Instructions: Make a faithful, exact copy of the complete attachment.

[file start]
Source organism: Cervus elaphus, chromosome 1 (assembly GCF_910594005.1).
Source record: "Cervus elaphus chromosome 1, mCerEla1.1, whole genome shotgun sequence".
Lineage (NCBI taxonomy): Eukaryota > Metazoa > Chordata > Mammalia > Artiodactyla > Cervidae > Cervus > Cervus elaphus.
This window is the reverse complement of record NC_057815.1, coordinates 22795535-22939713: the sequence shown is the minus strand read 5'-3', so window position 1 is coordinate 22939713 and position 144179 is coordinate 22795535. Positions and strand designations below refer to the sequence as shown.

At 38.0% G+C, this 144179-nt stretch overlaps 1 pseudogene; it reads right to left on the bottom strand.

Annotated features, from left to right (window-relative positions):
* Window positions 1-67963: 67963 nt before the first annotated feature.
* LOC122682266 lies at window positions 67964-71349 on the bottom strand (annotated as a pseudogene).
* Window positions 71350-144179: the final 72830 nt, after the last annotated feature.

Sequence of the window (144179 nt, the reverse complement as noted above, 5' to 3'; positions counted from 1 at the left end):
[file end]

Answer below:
Source organism: Cervus elaphus, chromosome 1 (assembly GCF_910594005.1).
Source record: "Cervus elaphus chromosome 1, mCerEla1.1, whole genome shotgun sequence".
Lineage (NCBI taxonomy): Eukaryota > Metazoa > Chordata > Mammalia > Artiodactyla > Cervidae > Cervus > Cervus elaphus.
This window is the reverse complement of record NC_057815.1, coordinates 22795535-22939713: the sequence shown is the minus strand read 5'-3', so window position 1 is coordinate 22939713 and position 144179 is coordinate 22795535. Positions and strand designations below refer to the sequence as shown.

At 38.0% G+C, this 144179-nt stretch overlaps 1 pseudogene; it reads right to left on the bottom strand.

Annotated features, from left to right (window-relative positions):
* Window positions 1-67963: 67963 nt before the first annotated feature.
* LOC122682266 lies at window positions 67964-71349 on the bottom strand (annotated as a pseudogene).
* Window positions 71350-144179: the final 72830 nt, after the last annotated feature.

Sequence of the window (144179 nt, the reverse complement as noted above, 5' to 3'; positions counted from 1 at the left end):